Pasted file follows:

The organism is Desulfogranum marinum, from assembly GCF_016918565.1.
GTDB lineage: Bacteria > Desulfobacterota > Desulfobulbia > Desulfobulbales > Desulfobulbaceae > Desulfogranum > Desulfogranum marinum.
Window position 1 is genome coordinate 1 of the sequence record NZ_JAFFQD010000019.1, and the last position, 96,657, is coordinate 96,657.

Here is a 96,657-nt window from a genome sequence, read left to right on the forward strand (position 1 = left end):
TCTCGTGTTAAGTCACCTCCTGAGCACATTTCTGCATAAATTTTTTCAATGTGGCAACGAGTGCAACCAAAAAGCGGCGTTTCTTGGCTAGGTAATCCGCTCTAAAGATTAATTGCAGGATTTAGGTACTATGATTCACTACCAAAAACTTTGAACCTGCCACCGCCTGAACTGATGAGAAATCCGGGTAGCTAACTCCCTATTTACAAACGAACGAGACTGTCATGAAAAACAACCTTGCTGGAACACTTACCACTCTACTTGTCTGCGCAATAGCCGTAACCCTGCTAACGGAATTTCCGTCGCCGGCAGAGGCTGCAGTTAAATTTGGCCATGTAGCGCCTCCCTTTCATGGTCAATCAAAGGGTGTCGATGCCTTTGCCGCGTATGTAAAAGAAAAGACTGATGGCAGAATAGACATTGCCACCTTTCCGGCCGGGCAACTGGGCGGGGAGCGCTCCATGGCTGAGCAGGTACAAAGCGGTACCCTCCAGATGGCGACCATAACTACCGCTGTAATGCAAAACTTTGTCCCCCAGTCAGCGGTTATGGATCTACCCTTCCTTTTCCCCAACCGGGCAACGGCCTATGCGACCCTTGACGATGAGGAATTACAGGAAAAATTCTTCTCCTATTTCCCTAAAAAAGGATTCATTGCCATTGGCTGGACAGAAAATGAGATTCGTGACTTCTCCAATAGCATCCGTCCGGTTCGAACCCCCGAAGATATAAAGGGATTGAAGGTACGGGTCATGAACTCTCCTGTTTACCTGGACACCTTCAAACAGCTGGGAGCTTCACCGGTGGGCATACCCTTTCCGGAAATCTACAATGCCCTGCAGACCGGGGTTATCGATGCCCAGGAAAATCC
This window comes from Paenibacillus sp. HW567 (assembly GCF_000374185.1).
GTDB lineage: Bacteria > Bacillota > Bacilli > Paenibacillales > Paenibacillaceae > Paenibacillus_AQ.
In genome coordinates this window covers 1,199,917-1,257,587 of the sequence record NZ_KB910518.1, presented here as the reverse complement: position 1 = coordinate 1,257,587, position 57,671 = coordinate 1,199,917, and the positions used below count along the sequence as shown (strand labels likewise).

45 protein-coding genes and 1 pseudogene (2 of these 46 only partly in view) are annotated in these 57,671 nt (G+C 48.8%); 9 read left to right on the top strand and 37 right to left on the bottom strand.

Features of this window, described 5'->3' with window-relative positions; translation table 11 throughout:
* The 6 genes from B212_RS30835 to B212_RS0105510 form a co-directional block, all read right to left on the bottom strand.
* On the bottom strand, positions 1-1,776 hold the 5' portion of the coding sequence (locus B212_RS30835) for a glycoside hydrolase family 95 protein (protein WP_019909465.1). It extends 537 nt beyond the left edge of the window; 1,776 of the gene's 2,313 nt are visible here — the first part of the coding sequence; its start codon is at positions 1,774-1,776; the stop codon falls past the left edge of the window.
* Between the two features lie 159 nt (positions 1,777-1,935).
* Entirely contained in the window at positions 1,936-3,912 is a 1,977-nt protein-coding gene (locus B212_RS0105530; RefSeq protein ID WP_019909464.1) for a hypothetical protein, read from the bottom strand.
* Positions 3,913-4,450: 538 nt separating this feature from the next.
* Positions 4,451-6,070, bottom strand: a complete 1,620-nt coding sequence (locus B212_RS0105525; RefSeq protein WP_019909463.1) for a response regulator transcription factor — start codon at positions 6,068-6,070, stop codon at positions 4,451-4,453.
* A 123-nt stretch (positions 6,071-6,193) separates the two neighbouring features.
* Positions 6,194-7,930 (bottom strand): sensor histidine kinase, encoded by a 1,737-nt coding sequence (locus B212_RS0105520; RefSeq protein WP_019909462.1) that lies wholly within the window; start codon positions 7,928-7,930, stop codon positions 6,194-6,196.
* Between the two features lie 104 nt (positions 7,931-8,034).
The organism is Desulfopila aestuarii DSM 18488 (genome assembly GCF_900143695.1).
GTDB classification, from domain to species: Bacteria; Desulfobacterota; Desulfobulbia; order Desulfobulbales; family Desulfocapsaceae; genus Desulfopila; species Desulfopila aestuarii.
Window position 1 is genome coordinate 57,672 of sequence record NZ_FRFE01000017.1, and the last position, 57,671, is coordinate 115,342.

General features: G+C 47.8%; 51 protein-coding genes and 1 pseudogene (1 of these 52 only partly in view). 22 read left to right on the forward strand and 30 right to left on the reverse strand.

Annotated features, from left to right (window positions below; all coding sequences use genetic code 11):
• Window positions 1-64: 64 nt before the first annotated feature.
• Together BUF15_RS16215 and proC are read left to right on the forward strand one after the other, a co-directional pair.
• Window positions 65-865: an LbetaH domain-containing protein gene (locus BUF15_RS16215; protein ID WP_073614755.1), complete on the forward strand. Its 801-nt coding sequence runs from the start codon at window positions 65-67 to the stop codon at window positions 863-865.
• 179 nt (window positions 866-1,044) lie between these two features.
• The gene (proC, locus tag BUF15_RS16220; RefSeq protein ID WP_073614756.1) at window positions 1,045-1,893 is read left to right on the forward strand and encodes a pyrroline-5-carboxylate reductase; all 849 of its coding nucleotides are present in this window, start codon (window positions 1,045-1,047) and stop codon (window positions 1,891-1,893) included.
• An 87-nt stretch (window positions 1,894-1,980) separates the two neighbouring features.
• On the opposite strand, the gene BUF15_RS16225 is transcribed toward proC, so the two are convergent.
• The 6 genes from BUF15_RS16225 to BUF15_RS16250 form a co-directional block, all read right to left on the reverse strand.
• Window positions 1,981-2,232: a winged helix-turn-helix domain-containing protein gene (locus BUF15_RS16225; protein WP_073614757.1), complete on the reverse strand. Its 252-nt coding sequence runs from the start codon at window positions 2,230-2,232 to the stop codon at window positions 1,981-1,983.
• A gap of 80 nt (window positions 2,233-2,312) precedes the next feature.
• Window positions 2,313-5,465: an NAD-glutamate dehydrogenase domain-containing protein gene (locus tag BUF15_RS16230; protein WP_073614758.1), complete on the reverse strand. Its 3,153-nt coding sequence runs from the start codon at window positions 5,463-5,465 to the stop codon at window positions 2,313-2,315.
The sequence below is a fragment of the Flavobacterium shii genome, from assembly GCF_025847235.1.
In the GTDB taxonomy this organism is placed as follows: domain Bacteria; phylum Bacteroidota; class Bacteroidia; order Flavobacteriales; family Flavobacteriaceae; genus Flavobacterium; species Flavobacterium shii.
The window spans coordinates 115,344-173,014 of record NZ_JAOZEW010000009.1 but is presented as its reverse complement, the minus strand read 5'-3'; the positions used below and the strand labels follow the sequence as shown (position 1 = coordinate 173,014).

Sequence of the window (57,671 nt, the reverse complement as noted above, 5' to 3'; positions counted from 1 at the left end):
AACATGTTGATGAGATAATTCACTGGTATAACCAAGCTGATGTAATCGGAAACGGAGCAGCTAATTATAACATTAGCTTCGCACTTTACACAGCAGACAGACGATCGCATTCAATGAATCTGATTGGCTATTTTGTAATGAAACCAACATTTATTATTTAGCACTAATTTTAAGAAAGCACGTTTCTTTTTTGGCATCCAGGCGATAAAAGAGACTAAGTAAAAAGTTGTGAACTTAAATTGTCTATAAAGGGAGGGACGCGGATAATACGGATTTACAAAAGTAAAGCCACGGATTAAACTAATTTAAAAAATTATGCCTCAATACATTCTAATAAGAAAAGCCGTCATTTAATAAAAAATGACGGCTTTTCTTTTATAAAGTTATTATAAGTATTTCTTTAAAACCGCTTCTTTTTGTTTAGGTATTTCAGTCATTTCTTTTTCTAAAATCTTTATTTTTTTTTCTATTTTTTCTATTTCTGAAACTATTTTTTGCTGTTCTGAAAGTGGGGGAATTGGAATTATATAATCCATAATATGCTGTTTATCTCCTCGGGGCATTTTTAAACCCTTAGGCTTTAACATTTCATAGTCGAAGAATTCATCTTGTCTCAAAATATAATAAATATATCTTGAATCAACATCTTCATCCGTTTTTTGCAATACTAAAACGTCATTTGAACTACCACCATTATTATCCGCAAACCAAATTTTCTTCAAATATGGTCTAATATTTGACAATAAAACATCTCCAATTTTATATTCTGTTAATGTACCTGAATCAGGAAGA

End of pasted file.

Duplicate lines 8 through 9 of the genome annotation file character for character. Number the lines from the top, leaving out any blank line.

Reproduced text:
In genome coordinates this window covers 1,199,917-1,257,587 of the sequence record NZ_KB910518.1, presented here as the reverse complement: position 1 = coordinate 1,257,587, position 57,671 = coordinate 1,199,917, and the positions used below count along the sequence as shown (strand labels likewise).

45 protein-coding genes and 1 pseudogene (2 of these 46 only partly in view) are annotated in these 57,671 nt (G+C 48.8%); 9 read left to right on the top strand and 37 right to left on the bottom strand.